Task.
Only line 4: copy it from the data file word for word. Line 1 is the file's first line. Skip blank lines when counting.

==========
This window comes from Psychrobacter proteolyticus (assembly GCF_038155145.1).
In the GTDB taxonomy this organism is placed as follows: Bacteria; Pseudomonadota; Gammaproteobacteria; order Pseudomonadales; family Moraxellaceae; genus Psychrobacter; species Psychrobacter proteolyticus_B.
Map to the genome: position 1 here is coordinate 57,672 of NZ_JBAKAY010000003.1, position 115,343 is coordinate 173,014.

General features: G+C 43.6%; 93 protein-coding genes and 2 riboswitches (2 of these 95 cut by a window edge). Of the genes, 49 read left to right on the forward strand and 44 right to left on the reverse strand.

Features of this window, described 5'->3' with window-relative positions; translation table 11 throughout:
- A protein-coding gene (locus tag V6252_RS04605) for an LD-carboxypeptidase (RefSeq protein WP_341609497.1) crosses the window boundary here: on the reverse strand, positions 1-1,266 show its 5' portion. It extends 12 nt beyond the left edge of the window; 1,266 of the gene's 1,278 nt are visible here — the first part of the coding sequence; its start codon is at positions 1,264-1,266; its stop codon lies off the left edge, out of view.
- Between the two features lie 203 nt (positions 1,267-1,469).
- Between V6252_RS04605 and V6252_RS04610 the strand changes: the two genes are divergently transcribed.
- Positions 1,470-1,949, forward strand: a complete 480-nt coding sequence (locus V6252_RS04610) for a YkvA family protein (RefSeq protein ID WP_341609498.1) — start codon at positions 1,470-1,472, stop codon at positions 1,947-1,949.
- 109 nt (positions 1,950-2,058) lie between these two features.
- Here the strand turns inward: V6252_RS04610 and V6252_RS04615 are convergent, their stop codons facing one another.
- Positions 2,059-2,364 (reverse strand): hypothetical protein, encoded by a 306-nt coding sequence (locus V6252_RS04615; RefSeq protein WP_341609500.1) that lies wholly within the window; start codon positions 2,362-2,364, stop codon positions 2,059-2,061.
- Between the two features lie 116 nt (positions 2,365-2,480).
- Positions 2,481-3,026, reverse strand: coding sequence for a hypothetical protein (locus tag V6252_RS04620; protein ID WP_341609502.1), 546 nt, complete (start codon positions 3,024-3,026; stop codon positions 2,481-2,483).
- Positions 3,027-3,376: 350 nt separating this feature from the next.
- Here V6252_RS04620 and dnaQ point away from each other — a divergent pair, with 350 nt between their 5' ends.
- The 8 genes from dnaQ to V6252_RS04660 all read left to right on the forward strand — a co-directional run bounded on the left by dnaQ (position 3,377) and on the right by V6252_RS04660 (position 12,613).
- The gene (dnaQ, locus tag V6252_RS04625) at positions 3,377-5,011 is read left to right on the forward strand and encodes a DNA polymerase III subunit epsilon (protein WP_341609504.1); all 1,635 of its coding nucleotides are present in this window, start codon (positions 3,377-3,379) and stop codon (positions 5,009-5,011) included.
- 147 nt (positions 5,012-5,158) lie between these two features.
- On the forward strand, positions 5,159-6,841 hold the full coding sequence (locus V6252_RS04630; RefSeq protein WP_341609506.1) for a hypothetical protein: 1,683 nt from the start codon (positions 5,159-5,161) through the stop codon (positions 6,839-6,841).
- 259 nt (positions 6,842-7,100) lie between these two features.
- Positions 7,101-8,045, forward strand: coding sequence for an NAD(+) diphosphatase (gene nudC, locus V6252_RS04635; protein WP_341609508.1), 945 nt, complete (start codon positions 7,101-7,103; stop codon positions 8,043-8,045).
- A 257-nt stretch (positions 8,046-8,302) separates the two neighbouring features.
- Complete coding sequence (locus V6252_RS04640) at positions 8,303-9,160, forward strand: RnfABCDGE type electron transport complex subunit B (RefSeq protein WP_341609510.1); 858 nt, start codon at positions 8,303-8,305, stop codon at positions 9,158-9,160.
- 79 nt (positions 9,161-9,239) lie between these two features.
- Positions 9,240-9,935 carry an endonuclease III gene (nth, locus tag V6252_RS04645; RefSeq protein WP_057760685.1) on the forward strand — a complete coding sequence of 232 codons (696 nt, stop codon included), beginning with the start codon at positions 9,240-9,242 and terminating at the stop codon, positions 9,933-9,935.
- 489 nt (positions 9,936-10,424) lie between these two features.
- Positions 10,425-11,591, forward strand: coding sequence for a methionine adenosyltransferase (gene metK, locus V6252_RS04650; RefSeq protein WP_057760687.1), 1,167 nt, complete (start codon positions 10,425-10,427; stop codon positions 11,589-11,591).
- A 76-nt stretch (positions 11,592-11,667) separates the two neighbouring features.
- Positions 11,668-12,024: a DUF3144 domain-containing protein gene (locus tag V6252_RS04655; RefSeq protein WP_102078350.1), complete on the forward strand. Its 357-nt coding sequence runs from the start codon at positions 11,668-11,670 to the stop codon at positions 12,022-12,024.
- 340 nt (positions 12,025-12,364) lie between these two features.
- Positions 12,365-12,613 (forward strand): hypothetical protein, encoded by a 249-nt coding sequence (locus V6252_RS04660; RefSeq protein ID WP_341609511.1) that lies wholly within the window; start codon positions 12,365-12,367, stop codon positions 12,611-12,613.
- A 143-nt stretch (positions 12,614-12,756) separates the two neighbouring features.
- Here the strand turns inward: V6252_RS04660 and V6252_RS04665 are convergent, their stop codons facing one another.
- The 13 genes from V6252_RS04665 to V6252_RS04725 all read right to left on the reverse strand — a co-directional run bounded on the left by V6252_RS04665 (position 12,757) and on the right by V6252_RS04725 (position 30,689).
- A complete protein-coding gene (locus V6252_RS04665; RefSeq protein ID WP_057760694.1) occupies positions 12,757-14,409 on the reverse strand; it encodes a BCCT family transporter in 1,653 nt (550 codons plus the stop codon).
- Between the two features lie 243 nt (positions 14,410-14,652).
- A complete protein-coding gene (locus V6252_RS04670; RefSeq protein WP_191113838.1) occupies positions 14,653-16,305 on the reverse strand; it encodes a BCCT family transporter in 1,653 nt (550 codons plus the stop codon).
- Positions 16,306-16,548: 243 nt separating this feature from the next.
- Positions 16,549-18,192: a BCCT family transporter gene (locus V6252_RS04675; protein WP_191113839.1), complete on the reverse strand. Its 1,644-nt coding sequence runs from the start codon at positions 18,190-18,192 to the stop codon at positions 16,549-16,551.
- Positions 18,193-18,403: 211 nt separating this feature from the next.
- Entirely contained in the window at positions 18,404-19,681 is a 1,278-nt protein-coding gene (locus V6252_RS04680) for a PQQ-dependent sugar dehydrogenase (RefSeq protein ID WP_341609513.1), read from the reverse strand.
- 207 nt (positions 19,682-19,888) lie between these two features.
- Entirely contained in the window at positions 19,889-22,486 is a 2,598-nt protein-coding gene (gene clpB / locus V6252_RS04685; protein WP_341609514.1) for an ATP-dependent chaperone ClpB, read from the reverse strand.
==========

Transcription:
General features: G+C 43.6%; 93 protein-coding genes and 2 riboswitches (2 of these 95 cut by a window edge). Of the genes, 49 read left to right on the forward strand and 44 right to left on the reverse strand.